South Carolina’s top two law enforcement officials held a news conference at the State House on Wednesday to build opposition to the legalization of medical marijuana in the Palmetto State.
Attorney General Alan Wilson joined State Law Enforcement Division Chief Mark Keel to rally opposition to the Compassionate Care Act. They were joined by representatives of the S.C. Medical Association, the S.C. Sheriff’s Association and others in a coalition to lobby against bills in both the House and Senate.
“This bill basically decriminalizes marijuana” Wilson said. “We need to think long and hard before we jump into this issue.”
South Carolina is poised to become the 34th state to legalize marijuana for medical use after the Compassionate Care Act advanced out of committee to the floor of both the House and Senate last year. Time ran out in the legislative session, however, before the issue could be debated by the General Assembly as a whole.
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This year, in a new two-year legislative session, advocates say the measure has a chance of of passing.
“After five years of fighting for patients to have access to medical marijuana, I feel we finally have a bill that is so conservative and restrictive that it would be foolish for legislators to not vote for it,” said Janel Ralph of Conway, chairwoman of Compassionate South Carolina and owner of Palmetto Synergistic Research, which produces Palmetto Harmony CBD hemp oil. “Especially when an overwhelming majority of their constituents support this bill.”
State Sen. Tom Davis, R-Beaufort, filed the S.C. Compassionate Care Act in the Senate, where it has been assigned to the Medical Affairs Committee. It has three co-sponsors, all Democrats.
State Rep. Peter McCoy, R-Charleston, chairman of the House Judiciary Committee, has filed the same bill in the S.C. House, where it has been assigned to the Medical, Military, Public and Municipal Affairs Committee. It has 10 co-sponsors from both parties.
Davis has called the bill “the most conservative in the country.” The program would be administered by the S.C. Department of Health and Environmental Control with SLED oversight. It also bans the sale, use or distribution of marijuana in its leaf form.
He also accused Wilson and other speakers of using scare tactics to move people’s emotions on the subject.
“It’s like walking back into a 1950s remake of ‘Reefer Madness,’” he said. ”We had the attorney general of South Carolina look the people in the eye and say, ‘The most dangerous drug in America is marijuana.’”
The law would allow possession of derivatives such as oil up to the equivalent of 2 ounces of pot. They would be sold in free-standing outlets in all 46 counties.
The use of marijuana for medical purposes has growing public support. Several polls have shown that a majority of South Carolinians favor legalization of marijuana for medical use.
Last month, a Benchmark Research poll showed that 72 percent of 400 South Carolinians polled support legalization, including 84 percent of Democrats, 78 percent of independents and 63 percent of Republicans.
But the alliance of law enforcement and doctors could be potent.
Law enforcement officials fear it would open a “Pandora’s Box” of problems, such as drugged driving, and is a step toward legalization of marijuana for recreational use.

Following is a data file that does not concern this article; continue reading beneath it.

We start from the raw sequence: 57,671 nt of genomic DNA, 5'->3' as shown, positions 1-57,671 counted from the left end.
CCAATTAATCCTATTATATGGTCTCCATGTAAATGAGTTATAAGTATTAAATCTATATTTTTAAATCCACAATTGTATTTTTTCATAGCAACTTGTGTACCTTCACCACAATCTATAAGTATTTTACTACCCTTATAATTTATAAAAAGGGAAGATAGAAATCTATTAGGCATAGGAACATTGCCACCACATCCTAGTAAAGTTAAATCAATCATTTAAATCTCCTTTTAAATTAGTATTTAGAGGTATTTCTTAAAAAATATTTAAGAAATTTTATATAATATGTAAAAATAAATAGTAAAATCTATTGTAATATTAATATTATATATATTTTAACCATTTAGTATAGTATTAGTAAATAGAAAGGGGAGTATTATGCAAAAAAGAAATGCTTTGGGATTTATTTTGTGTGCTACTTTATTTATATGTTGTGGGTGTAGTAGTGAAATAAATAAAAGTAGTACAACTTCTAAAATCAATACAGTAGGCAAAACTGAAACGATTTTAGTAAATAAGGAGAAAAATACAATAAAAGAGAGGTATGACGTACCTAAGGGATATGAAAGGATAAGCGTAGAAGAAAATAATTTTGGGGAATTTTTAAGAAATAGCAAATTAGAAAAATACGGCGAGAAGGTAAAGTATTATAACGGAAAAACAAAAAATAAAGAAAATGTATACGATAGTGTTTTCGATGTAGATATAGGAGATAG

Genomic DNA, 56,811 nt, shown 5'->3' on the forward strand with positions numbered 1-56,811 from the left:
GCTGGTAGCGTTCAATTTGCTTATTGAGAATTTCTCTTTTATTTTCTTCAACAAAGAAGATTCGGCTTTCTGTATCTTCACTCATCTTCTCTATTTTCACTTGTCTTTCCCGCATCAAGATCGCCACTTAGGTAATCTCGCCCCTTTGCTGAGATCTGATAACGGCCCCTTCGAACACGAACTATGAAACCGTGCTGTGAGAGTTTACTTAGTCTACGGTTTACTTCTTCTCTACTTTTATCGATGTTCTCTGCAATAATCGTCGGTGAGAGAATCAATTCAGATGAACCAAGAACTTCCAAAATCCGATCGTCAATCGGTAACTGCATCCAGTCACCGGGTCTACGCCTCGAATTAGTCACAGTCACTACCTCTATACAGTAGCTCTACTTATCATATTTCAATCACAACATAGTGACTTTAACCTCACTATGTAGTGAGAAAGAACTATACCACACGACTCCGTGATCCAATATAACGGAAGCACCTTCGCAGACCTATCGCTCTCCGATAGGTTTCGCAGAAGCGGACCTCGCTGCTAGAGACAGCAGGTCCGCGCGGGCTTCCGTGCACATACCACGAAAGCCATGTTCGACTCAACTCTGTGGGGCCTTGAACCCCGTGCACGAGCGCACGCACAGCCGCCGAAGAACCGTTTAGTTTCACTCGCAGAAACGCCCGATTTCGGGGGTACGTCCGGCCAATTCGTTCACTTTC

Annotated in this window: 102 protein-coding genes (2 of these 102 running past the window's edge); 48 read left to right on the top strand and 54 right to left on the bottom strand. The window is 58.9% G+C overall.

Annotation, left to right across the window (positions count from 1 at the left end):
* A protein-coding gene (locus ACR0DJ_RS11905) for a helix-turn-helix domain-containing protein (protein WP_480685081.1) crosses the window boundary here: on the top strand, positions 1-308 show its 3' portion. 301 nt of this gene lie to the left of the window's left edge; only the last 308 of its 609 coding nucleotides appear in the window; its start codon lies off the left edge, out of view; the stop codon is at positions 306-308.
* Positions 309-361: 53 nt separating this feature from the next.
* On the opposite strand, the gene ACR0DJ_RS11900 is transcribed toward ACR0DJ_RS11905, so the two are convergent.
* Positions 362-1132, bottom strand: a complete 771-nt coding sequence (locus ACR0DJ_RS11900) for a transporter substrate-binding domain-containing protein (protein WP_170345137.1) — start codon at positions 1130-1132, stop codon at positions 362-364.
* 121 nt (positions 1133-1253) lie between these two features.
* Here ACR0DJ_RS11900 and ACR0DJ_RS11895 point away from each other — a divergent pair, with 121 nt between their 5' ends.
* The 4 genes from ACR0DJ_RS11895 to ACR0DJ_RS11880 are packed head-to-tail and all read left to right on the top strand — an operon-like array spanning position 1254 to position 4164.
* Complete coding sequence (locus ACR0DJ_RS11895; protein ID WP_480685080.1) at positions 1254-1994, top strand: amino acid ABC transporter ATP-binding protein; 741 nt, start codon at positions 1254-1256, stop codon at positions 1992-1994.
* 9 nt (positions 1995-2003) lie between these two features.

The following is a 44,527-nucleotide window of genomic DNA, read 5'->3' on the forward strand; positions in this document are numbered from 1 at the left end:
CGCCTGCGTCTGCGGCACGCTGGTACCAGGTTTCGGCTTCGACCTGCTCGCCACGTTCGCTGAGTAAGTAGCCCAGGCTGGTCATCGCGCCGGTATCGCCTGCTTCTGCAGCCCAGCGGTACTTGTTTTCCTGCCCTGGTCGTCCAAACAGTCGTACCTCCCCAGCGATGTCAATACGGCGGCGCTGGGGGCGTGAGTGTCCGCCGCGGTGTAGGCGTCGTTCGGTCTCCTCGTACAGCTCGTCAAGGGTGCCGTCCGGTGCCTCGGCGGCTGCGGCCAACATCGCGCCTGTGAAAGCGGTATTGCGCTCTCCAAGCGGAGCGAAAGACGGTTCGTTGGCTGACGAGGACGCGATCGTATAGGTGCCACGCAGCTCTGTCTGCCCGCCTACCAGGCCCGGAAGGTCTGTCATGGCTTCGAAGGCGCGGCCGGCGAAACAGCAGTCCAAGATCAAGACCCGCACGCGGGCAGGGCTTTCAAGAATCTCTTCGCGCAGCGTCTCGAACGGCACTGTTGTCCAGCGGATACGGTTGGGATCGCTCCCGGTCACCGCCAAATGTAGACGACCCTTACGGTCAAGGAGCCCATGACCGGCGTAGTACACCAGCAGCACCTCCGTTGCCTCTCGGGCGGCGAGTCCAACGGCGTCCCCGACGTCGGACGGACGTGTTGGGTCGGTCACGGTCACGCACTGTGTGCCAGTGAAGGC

“There are 5 million people in South Carolina and we don’t want them to be victims of the unintended consequences of this bill,” Keel, the SLED chief, said.
Also, Gov. Henry McMaster has said he would follow law enforcement’s lead on the bill, which could mean a veto even if the bill passed both houses of the General Assembly.
And the medical association, which represents 6,000 of the state’s 18,000 physicians, argues that physicians shouldn’t be the threshold for medical marijuana, because it is not a medicine recognized by the U.S. Food and Drug Administration.
“The Compassionate Care Act is not about medicine,” said Dr. March Seabrook, president of the medical association. “Marijuana is a plant and a drug. ... Marijuana is not a medication.”
But, Seabrook said, the association favors lowering marijuana from a Schedule 1 to a Schedule 2 drug.
“So more comprehensive research can be conducted,” he said.
The major tenets of the bill are:
▪ Marijuana can’t be sold or smoked in leaf form, but can only be used in forms such as vaporized oil, gel caps, suppositories, patches or topical creams.
▪ The marijuana would have to be prescribed by a doctor in a “bona fide” relationship with a patient with a “debilitating medical condition.” Those qualifying conditions, such as PTSD, epilepsy and glaucoma, are listed in the bill.
▪ Registered patients or caregivers would be able to possess the equivalent of up to 2 ounces of marijuana.
▪ Patients between 18 and 23 must have certification letters from two doctors. Younger patients would have to have the treatments dispensed by a registered caregiver, such as a parent.
▪ Proceeds from the sale of medical marijuana products would be split between SLED, DHEC, the general fund and medical cannabis research and development.
▪ DHEC would administer the program. SLED would monitor it.
▪ The program would also be overseen by a Medical Cannabis Advisory Board with representation from SLED, DHEC and eight other members nominated by the governor and approved by the Senate.
▪ DHEC would be required to license a minimum of one dispensary in each county and a maximum of one dispensary for every 20 active pharmacy licenses.
▪ The dispensaries would be privately owned and free-standing.
▪ DHEC would form a commission to oversee the licensing of those dispensaries.
▪ The state would also license five laboratories to test cannabis products to ensure proper labeling.
▪ DHEC would license 15 marijuana cultivation centers and 30 processing facilities.
▪ Each dispensary would contract or employ a pharmacist, physician assistant or clinical practical nurse.